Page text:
FBI boss Robert Mueller rips Scots who released Lockerbie bomber: “Comfort to terrorists” by Christina Boyle, DAILY NEWS STAFF WRITER, Sunday, August 23rd 2009, 2:18 AM

So what is the take-away from all this? I think it’s like when Scott Beckett hits Derek Jeter so next inning Andy Pettitte hits Big Papi – no harm meant just a little payback…and a compulsory warning.

One thing, though: You appoint and confirm Secretaries of State and Foreign Ministers to maintain diplomatic relations. Before any further moves of this kind are considered, the administrations would do well to consult and heed the advice of their top diplomats who seem to have a special enough relationship to get us past this bumpy patch.

Meanwhile, Quadaffi, the guy who gave Al-Megrahi the hero’s welcome in Libya, is planning to pitch a tent here in New Jersey – not far from me! I told you, you can’t make this stuff up! Stay tuned.

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What I Saw in Goma


Hillary Rodham Clinton
Secretary of State
Op-Ed; people.com
Washington, DC
August 21, 2009


The following is an Op-Ed authored by Secretary Clinton that appeared on People.com following the Secretary’s trip to Africa. Read the article: http://www.people.com/people/article/0,,20299698,00.html
In 11 days of travel across Africa, I saw humanity at its worst – and at its best. In Goma last week, I saw both.

The Mugunga Internally Displaced Persons Camp sits in a land of volcanoes and great lakes on the edge of Goma, a provincial capital in the eastern Congo. The camp is now home to 18,000 people seeking refuge from a cycle of violent conflict that has left 5.4 million dead since 1998. Chased from their homes and villages by armed rebels and informal militias, these men, women and children walked for miles with little food or water until they reached this relatively safe haven.

Now they live in tents, one next to the other, row after row, some clinging to life, others hanging on to whatever glimmer of hope remains in a region plagued by years of brutality. Many of these people have been robbed of their homes, possessions, families and, worst of all, their dignity.

Women and girls in particular have been victimized on an unimaginable scale, as sexual and gender-based violence has become a tactic of war and has reached epidemic proportions. Some 1,100 rapes are reported each month, with an average of 36 women and girls raped every day.

I visited a hospital run by the organization Heal Africa and met a woman who told me that she was eight months’ pregnant when she was attacked. She was at home when a group of men broke in. They took her husband and two of their children and shot them in the front yard, before returning into the house to shoot her other two children. Then they beat and gang-raped her and left her for dead. But she wasn’t dead. She fought for life and her neighbors managed to get her to the hospital – 85 kilometers away.

I came to Goma to send a clear message: The United States condemns these attacks and all those who commit them and abet them. They are crimes against humanity.

These acts don’t just harm a single individual, or a single family, or village, or group. They shred the fabric that weaves us together as human beings. Such atrocities have no place in any society. This truly is humanity at its worst.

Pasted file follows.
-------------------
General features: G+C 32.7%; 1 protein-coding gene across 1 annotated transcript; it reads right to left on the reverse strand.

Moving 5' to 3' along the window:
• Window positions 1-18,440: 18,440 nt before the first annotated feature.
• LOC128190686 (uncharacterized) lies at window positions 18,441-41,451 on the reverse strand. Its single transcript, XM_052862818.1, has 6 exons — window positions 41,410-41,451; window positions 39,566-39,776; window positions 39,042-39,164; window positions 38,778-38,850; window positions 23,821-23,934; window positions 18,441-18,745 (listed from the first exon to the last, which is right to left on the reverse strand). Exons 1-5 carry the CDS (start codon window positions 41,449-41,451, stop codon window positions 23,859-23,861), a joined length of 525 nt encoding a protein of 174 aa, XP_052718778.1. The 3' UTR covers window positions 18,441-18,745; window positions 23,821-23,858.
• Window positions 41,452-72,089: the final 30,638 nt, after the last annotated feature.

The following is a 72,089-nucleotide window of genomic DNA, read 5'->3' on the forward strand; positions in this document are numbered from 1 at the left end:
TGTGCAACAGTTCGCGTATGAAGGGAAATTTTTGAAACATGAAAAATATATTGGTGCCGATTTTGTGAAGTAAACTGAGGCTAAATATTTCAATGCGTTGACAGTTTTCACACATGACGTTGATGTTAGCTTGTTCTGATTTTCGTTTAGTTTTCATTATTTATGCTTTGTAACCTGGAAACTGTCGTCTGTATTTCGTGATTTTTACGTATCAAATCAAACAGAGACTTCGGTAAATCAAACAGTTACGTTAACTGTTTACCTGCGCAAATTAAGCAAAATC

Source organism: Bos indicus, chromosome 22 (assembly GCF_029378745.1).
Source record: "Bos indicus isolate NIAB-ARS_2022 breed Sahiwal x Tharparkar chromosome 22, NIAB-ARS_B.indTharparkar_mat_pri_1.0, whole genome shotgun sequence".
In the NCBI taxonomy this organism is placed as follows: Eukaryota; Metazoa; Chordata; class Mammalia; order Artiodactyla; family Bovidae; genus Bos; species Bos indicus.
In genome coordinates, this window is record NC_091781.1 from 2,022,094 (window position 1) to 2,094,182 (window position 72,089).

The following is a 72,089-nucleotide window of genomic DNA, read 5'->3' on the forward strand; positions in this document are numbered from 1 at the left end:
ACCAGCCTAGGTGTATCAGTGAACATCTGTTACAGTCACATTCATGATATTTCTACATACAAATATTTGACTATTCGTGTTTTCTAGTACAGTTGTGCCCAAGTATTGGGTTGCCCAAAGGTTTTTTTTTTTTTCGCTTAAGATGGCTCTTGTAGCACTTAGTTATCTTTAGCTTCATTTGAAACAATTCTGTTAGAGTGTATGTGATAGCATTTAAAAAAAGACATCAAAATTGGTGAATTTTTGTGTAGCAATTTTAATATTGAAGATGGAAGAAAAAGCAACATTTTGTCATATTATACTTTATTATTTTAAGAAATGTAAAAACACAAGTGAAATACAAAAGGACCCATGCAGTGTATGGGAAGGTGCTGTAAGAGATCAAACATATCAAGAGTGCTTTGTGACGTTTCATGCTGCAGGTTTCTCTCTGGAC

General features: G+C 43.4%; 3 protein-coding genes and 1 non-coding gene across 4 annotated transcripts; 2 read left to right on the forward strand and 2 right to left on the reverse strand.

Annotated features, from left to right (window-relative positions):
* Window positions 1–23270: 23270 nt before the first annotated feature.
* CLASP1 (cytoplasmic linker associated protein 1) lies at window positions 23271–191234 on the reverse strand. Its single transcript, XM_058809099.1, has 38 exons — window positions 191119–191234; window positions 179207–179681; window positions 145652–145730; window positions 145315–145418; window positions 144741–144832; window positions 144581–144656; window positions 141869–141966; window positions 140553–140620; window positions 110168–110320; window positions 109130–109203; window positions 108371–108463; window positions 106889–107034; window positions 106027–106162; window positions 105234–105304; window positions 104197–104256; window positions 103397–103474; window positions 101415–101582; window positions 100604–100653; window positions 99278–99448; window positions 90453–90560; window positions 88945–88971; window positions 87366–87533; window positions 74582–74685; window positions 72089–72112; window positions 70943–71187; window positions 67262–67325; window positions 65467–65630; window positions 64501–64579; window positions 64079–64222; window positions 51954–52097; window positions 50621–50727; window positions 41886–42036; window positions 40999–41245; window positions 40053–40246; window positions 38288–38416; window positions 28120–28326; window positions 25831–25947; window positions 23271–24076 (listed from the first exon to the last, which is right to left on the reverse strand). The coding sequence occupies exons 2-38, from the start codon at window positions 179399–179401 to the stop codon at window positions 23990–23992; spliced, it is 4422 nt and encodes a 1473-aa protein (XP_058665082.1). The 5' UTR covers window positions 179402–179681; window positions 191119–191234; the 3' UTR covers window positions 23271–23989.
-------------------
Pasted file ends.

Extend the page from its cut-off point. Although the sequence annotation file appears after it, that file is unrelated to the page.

But there is reason to hope. We have seen survivors summon the courage to rebuild their lives and their communities. We have seen civic leaders and organizations come together to combat this appalling scourge. And we have seen health care workers sacrifice comfortable careers so they can treat the wounded.

In Goma, I met doctors and advocates who work every day to repair the broken bodies and spirits of women who have been raped, often by gangs, and often in such brutal fashion that they can no longer bear children, or walk or work. Caregivers like Lyn Lusi, who founded Heal Africa in Goma, and Dr. Denis Mukwege, who founded the Panzi hospital in Bukavu, represent humanity at its best.

The United States will stand with these brave people. This week I announced more than $17 million in new funding to prevent and respond to gender and sexual violence in the Democratic Republic of Congo. We will provide medical care, counseling, economic assistance and legal support. We will dedicate nearly $3 million to recruit and train police officers to protect women and girls and to investigate sexual violence. We will send technology experts to help women and front-line workers report abuse using photographs and video and share information on treatment and legal options. And we will deploy a team of civilian experts, medical personnel and military engineers to assess how we can further assist survivors of sexual violence.

While I was in the DRC, I had very frank discussions about sexual violence with President Kabila. I stressed that the perpetrators of these crimes, no matter who they are, must be prosecuted and punished. This is particularly important when they are in positions of authority, including members of the Congolese military, who have been allowed to commit these crimes with impunity.

Our commitment to survivors of sexual and gender-based violence did not begin with my visit to Goma, and it will not end with my departure.

We are redoubling our efforts to address the fundamental cause of this violence: the fighting that goes on and on in the eastern Congo. We will be taking additional steps at the United Nations and in concert with other nations to bring an end to this conflict.

There is an old Congolese proverb that says, “No matter how long the night, the day is sure to come.” The day must come when the women of the eastern Congo can walk freely again, to tend their fields, play with their children and collect firewood and water without fear. They live in a region of unrivaled natural beauty and rich resources. They are strong and resilient. They could, if given the opportunity, drive economic and social progress that would make their country both peaceful and prosperous.